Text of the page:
It’s December. We made it to the end of 2020 – a spectacularly stressful year, no matter who you are, what you do, or where you live. As the months ticked by, though, it became clear that the chaos of the year placed almost unbearable levels of stress on some professions, educators among them. As schools wind down for winter break in the midst of a national spike in COVID-19 numbers, it may be a good time to deconstruct and consider burnout, what it looks like, what causes it, and what we can do about it.
This Fall, Education Elements hosted our first ever virtual Distance Learning Road Race. The rationale was simple - we wanted to create a space to promote mental and physical wellness, model best practices for virtual community building, and give back to our partners and community. Admittedly, the ‘race’ was more of a running challenge, encouraging participants to commit to running a final distance of their choosing and engage with us over six weeks of challenges between September to November.
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I'll be honest here--after my college years, any chance of me being a dedicated night owl pretty much flew out the window. Late-night five-page papers in Courier New font were only temporary. Now, when I stay up late, it is usually a result of an itch I need to scratch. I have a piece of writing or a level of flat out curiosity about the work I do. Surprisingly, nights like those come way more often, and each one leaves an intriguing morsel lingering on my brain.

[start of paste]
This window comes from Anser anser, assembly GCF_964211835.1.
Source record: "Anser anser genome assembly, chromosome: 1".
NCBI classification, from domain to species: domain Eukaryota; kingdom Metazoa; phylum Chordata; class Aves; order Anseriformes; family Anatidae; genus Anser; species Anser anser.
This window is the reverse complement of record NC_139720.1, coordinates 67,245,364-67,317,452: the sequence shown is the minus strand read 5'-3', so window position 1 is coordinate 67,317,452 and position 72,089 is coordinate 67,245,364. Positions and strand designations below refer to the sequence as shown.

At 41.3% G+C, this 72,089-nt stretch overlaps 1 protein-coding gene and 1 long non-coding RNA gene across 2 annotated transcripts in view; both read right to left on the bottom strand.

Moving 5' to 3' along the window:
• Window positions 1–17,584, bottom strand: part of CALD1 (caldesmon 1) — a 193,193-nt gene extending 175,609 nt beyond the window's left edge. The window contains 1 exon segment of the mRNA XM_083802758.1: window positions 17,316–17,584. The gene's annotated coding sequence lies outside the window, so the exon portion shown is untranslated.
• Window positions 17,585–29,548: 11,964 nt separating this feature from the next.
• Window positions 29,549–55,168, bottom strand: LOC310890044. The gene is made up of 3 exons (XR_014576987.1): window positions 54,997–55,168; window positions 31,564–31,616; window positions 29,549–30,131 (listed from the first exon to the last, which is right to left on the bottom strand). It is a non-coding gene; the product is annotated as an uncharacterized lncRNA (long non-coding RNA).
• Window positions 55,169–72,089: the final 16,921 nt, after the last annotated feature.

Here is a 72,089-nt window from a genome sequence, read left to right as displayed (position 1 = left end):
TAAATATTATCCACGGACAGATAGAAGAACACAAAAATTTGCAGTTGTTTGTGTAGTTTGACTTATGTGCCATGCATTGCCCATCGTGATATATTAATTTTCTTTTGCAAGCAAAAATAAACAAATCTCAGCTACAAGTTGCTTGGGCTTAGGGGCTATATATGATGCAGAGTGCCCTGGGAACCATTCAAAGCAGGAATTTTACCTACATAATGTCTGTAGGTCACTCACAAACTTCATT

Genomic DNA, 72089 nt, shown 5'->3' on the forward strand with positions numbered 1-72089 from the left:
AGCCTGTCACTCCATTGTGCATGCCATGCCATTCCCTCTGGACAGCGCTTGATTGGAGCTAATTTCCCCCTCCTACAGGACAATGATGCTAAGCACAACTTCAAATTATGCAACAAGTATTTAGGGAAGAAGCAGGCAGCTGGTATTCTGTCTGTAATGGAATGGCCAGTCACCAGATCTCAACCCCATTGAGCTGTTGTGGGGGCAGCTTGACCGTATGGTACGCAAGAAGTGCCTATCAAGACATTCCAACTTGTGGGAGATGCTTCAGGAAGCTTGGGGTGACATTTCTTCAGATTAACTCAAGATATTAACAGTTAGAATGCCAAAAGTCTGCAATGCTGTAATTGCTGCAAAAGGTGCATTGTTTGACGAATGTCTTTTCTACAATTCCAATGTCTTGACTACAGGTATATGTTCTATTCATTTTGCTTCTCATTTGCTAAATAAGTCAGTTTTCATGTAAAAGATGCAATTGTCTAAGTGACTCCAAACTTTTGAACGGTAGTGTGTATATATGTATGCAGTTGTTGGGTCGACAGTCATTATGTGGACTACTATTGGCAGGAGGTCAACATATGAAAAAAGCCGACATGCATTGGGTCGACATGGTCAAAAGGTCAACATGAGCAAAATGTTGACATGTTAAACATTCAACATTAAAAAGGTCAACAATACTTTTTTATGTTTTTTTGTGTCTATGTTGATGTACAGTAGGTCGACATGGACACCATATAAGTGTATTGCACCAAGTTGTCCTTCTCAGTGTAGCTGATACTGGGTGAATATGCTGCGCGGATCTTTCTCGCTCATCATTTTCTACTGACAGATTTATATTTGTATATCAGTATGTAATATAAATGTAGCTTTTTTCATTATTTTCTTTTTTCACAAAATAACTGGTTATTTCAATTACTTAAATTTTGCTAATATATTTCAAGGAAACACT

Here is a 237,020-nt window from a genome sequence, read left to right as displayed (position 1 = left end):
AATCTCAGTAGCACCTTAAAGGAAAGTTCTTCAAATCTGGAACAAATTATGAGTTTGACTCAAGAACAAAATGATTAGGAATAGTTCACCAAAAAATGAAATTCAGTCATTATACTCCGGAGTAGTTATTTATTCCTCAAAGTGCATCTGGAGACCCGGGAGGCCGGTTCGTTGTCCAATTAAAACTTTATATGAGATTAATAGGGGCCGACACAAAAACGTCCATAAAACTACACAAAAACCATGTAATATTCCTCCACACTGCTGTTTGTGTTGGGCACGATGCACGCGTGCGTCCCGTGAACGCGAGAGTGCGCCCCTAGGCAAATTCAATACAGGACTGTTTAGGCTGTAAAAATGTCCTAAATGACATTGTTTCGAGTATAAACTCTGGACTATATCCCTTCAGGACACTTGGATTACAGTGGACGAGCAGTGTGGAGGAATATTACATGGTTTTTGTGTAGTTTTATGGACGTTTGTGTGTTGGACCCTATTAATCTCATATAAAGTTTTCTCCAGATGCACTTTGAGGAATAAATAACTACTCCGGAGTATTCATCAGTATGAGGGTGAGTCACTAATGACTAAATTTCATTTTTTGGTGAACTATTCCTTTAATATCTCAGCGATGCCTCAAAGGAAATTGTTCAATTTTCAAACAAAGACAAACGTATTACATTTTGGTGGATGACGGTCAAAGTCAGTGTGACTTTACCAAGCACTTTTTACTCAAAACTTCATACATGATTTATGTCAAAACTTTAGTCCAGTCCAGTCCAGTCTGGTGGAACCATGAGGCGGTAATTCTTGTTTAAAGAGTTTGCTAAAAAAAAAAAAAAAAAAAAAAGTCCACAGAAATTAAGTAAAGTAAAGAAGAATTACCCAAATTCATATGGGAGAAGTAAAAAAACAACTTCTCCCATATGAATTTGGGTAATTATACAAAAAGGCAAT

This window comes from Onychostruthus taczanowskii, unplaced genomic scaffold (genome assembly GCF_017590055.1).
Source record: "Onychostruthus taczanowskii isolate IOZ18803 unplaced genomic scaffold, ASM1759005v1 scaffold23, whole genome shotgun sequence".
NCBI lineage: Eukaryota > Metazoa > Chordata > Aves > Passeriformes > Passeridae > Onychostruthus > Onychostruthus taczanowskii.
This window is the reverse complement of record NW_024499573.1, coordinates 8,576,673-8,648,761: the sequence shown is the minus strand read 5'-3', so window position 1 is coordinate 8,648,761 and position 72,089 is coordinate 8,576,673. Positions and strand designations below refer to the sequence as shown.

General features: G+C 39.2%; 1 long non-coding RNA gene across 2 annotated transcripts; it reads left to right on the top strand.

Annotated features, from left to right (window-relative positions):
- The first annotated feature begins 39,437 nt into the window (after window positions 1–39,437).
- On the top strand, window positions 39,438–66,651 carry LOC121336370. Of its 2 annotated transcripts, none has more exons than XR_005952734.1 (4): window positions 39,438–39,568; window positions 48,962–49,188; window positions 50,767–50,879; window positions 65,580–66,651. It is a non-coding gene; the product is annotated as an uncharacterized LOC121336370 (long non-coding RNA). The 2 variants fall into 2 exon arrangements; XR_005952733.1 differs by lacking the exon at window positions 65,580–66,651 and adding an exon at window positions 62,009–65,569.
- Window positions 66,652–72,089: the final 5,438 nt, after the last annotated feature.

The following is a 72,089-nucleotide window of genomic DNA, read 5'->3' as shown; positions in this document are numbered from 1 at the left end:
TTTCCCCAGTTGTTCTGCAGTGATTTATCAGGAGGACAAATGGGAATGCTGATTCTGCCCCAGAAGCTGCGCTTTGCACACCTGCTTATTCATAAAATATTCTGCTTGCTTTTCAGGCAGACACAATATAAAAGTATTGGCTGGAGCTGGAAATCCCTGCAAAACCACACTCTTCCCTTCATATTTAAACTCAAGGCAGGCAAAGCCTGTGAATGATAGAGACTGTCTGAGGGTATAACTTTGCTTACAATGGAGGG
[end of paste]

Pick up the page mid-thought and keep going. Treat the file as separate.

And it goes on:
The worldwide response to COVID-19 is creating unforeseen challenges and virtual changes for every aspect of our education system. Long-standing pillars such as curriculum and instruction, operations, and accountability, among others, are all being tested under the weight of the pandemic response.
In a single month in 2020, the unthinkable happened. Students in all 50 United States were impacted by school closures. Districts pivoted to short-term responses and initial guidelines for at-home learning. Now, a month after the coronavirus pandemic effectively halted traditional education for more than 50 million students, most districts have implemented or are in the process of implementing virtual learning plans and teachers across the country are finding creative ways to continue instruction through a screen.
Schools were asked to transition everything they would normally do within their school walls to a virtual environment overnight. District and school teams are continuing to find ways to provide meals to students, adjust all meetings to virtual, expedite the distribution of devices and wifi, update as many curriculum resources as possible, and do all of this while trying to keep it together at home. We are starting to see more people get settled into working remotely and also try to navigate ways to still build team culture and keep spirits high.